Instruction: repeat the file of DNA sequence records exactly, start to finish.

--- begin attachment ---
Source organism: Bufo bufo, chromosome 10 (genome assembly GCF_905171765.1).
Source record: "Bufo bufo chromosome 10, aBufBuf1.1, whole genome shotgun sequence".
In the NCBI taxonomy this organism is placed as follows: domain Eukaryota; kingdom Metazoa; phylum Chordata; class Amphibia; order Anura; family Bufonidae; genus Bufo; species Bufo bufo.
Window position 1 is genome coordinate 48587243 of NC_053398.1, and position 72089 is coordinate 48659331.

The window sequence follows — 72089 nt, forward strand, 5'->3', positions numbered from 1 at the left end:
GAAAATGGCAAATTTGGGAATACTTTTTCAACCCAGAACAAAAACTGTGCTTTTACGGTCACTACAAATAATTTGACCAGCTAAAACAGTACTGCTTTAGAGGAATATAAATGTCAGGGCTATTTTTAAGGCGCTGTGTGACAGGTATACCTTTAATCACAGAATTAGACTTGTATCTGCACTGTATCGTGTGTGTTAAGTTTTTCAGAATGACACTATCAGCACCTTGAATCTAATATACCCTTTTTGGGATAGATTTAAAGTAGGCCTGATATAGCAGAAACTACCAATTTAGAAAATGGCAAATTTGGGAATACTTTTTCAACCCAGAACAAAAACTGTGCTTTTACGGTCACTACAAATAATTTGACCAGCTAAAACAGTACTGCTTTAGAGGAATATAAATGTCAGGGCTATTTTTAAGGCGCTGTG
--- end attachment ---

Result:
Source organism: Bufo bufo, chromosome 10 (genome assembly GCF_905171765.1).
Source record: "Bufo bufo chromosome 10, aBufBuf1.1, whole genome shotgun sequence".
In the NCBI taxonomy this organism is placed as follows: domain Eukaryota; kingdom Metazoa; phylum Chordata; class Amphibia; order Anura; family Bufonidae; genus Bufo; species Bufo bufo.
Window position 1 is genome coordinate 48587243 of NC_053398.1, and position 72089 is coordinate 48659331.

The window sequence follows — 72089 nt, forward strand, 5'->3', positions numbered from 1 at the left end:
GAAAATGGCAAATTTGGGAATACTTTTTCAACCCAGAACAAAAACTGTGCTTTTACGGTCACTACAAATAATTTGACCAGCTAAAACAGTACTGCTTTAGAGGAATATAAATGTCAGGGCTATTTTTAAGGCGCTGTGTGACAGGTATACCTTTAATCACAGAATTAGACTTGTATCTGCACTGTATCGTGTGTGTTAAGTTTTTCAGAATGACACTATCAGCACCTTGAATCTAATATACCCTTTTTGGGATAGATTTAAAGTAGGCCTGATATAGCAGAAACTACCAATTTAGAAAATGGCAAATTTGGGAATACTTTTTCAACCCAGAACAAAAACTGTGCTTTTACGGTCACTACAAATAATTTGACCAGCTAAAACAGTACTGCTTTAGAGGAATATAAATGTCAGGGCTATTTTTAAGGCGCTGTG